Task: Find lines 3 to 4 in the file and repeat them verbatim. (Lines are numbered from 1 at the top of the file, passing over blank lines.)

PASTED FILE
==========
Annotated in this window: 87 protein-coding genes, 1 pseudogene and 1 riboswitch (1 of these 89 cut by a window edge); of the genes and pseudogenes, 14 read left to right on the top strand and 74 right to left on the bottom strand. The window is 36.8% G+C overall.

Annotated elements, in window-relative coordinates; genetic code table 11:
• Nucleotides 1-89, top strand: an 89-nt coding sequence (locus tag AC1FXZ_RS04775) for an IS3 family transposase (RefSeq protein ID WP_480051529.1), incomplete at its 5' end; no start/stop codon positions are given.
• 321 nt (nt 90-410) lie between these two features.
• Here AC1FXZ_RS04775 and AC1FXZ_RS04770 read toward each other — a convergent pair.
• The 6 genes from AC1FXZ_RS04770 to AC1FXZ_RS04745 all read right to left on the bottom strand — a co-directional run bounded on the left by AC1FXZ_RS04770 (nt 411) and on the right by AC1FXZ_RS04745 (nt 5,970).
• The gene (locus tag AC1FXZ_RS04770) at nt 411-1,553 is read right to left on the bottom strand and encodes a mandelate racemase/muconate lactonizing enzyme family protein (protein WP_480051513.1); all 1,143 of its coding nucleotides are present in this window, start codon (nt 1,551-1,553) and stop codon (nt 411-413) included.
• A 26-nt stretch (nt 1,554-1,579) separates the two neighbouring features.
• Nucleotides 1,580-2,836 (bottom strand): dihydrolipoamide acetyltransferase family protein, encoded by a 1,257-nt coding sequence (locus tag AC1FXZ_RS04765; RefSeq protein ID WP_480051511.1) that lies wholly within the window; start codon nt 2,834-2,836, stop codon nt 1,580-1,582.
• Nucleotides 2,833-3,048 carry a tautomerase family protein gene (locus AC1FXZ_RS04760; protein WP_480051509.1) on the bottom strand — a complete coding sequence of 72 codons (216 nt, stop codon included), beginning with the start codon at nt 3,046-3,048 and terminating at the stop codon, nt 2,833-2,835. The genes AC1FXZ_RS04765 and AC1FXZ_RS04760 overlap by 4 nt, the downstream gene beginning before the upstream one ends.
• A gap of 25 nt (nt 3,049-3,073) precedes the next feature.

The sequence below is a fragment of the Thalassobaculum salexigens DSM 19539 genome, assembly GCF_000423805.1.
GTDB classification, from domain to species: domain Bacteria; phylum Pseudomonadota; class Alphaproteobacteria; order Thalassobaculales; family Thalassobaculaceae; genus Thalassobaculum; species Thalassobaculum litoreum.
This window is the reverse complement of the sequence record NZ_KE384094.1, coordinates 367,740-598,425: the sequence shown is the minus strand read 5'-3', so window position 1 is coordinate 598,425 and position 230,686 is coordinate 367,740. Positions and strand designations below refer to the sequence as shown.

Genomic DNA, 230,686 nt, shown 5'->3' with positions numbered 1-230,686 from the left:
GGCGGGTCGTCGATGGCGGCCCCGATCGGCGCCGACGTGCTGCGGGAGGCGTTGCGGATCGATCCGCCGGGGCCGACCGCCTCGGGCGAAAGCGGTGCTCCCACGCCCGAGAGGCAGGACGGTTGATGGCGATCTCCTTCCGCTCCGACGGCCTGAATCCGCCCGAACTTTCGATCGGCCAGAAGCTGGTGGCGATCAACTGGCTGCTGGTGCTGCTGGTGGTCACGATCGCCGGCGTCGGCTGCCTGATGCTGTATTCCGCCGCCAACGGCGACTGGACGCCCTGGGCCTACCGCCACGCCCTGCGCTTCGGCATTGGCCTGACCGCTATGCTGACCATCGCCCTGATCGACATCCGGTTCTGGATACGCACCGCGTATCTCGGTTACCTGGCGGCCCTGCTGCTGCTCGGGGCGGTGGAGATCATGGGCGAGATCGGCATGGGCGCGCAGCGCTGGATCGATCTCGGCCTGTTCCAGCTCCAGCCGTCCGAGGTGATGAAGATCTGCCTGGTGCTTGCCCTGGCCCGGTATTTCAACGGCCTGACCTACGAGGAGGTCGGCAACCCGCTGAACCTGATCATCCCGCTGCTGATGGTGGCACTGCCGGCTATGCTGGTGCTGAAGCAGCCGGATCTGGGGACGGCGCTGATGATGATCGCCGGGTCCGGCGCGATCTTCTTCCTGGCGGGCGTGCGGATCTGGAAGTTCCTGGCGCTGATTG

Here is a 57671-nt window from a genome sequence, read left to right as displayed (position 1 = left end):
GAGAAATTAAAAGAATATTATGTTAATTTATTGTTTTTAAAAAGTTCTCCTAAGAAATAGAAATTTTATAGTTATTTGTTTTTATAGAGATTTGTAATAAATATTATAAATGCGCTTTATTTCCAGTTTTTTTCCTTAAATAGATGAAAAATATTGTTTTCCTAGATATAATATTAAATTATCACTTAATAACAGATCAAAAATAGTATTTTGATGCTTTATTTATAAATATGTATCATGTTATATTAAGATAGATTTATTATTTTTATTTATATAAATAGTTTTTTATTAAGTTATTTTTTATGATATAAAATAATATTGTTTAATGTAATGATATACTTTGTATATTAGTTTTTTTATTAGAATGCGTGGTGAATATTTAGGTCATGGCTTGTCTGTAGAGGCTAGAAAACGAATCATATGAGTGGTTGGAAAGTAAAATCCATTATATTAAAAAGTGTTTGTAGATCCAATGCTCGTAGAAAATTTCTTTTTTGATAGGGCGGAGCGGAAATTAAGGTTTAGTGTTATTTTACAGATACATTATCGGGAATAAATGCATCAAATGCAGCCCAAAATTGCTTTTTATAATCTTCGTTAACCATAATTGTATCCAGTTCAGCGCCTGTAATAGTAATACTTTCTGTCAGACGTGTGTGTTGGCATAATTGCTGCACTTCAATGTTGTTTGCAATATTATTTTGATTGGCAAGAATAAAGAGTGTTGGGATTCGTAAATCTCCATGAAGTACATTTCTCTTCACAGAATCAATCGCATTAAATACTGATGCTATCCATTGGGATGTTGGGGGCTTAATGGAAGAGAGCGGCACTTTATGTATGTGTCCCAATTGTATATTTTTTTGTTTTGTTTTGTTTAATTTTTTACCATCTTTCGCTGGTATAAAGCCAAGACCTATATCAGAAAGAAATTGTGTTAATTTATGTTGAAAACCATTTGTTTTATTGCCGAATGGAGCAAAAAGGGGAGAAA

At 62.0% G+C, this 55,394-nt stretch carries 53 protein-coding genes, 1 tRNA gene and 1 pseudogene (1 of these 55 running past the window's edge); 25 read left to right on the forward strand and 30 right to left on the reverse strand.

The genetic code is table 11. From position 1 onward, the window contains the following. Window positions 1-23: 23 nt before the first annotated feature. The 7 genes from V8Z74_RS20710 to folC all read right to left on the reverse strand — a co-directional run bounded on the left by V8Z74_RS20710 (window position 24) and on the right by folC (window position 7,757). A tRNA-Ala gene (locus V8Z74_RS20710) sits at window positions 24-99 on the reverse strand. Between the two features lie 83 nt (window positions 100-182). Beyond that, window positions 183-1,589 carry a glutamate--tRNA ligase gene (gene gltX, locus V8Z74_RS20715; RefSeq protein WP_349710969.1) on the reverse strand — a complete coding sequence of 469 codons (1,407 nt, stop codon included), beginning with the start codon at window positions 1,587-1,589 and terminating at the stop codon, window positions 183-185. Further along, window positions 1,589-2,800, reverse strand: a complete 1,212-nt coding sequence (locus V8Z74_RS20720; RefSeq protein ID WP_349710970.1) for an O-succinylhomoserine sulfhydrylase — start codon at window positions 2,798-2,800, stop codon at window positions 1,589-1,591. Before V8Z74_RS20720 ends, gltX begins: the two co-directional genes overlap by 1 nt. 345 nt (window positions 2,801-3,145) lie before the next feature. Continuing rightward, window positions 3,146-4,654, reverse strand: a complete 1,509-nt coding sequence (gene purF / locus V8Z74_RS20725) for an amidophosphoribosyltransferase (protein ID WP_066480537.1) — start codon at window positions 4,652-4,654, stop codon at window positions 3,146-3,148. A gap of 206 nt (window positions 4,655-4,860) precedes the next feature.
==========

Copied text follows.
• Nucleotides 1-89, top strand: an 89-nt coding sequence (locus tag AC1FXZ_RS04775) for an IS3 family transposase (RefSeq protein ID WP_480051529.1), incomplete at its 5' end; no start/stop codon positions are given.
• 321 nt (nt 90-410) lie between these two features.